Earlier in August 2012, investment banking firm Goldman Sachs (NYSE:GS), hoping to shed an image that a writer in Rolling Stone magazine once referred to as a "great vampire squid wrapped around the face of humanity" because of its quest for "anything that smells like money," announced an agreement with New York City to issue a social impact bond. The bond will have Goldman invest $10 million in a jail initiative and the hope is that adding a profit incentive to the agreement will help reduce the number of repeat offenders coming out of the Rikers Island Prison Complex, which is one of New York's main prison facilities.

The program specifically covers adolescent males who are convicted of crimes and end up at Rikers. According to details of the program, Goldman will receive its money back if it reduces the incidence of repeat crimes by 10%. If recidivism falls by more than 10%, Goldman can make a profit of a couple of million dollars. If it falls by less than 10%, Goldman can lose as much as $2.4 million. Mayor Michael Bloomberg's personal foundation is also in on the mix and will cover some of Goldman's potential losses. If the program turns out better than planned, New York will be able to use some of the capital committed by Bloomberg to create similar bonds.

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What Are Social Impact Bonds?
The bonds issued by Goldman are referred to as social impact bonds. These bonds are meant to marry the benefits of the private and public sectors for the benefit of a specific social purpose. Specifically, they employ private capital to serve public purposes, such as the Rikers Island initiative to reduce crime rates among younger people.

Social impact bonds are believed to have been first used in the United Kingdom to reduce recidivism in a prison in Peterborough, England. The use of the bonds has since spread to Australia and Massachusetts, where they are being used to help lower homeless rates and also help reduce criminal activity among younger people.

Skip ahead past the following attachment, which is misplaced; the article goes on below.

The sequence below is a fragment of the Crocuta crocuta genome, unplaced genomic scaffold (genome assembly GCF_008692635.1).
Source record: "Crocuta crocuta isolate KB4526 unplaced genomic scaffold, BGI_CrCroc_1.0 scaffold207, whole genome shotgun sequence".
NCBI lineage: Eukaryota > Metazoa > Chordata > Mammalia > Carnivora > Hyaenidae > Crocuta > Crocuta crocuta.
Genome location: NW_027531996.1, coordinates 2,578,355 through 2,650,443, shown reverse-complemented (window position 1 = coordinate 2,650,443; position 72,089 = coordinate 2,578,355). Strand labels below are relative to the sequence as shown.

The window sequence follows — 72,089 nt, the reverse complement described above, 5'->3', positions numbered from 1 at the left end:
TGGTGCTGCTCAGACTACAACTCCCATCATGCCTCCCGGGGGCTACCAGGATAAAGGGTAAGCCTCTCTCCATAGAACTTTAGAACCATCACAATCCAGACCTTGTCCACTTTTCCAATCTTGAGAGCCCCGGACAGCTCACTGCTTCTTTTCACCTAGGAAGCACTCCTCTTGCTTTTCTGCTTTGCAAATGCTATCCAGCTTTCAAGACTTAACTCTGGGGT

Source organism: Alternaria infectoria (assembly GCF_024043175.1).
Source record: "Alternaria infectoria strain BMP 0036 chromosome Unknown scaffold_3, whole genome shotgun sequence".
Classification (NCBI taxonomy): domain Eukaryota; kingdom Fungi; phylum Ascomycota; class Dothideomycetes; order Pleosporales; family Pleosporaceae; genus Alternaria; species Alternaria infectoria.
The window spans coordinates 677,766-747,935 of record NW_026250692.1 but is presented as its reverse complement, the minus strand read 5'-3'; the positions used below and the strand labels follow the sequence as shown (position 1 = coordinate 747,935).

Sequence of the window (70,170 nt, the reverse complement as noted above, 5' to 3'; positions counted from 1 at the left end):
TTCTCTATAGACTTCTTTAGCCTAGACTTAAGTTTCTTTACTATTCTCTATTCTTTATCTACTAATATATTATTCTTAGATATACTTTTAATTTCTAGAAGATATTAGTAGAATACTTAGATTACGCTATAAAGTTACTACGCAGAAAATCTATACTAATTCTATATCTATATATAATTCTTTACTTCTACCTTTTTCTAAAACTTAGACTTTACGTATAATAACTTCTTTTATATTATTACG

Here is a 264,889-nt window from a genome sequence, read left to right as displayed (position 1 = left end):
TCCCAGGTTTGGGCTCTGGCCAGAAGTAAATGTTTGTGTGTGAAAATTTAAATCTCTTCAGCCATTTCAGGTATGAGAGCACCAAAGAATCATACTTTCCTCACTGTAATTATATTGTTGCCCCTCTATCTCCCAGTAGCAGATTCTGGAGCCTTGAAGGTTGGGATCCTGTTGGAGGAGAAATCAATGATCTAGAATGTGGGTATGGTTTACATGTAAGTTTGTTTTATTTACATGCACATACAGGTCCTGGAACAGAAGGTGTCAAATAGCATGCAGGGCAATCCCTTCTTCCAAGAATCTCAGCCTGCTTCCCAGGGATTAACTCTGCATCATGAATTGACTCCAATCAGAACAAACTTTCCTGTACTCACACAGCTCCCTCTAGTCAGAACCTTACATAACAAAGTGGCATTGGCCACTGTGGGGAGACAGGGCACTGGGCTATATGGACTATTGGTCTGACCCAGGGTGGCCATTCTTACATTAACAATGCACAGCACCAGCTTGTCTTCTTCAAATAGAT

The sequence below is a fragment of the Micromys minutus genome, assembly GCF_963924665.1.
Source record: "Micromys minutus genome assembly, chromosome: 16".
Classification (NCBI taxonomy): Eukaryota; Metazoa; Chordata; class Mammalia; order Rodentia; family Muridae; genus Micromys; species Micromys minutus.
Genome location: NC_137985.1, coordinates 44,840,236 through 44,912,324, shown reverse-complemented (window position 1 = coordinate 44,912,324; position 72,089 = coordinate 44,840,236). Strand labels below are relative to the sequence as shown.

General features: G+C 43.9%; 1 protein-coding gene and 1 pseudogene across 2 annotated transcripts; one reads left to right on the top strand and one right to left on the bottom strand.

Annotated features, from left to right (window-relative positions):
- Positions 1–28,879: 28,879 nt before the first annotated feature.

A recent study on social impact bonds estimated that they can ideally help lower the costs of social programs, increase the adoption of strategies and tactics to reduce crime, lower homelessness and benefit any related social program they are designed to tackle. This could eventually lead to quicker learning curves, if social impact bonds serve their intended purpose.

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The Down Side
Of course, there are critics who believe placing a profit motive behind social programs could prove detrimental to their intended purpose. For instance, if not designed with the right incentives and proper checks and balances, certain issuers could cut corners to make a buck and may end up negating the social benefit these bonds are meant to achieve.

On the flip side, the simple fact that these programs are not meant to be profitable may mean that the social impact bonds don't end up making money for the underlying issuer. Since this is the partial goal of the issue, this could limit the adoption of social impact bonds going forward. In Goldman's case regarding the Rikers Island bonds, it stands to lose only as much as $2.4 million which sounds high but really isn't for Goldman, given it reported profits of close to $1 billion during its most recent quarter.

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The Bottom Line
Cynics may try to point out that Goldman is issuing the bonds to improve its public image, as opposed to the small amount of profit it stands to gain if the Rikers Island program works out. The social impact bonds could end up serving a worthy purpose, however, and could be expanded greatly if they prove successful. In a few years, it is possible we will see many more investment banks issue these bonds and the potential for billions of dollars in notional value.

Ryan C. Furhmann does not hold any stock in companies mentioned in this article.

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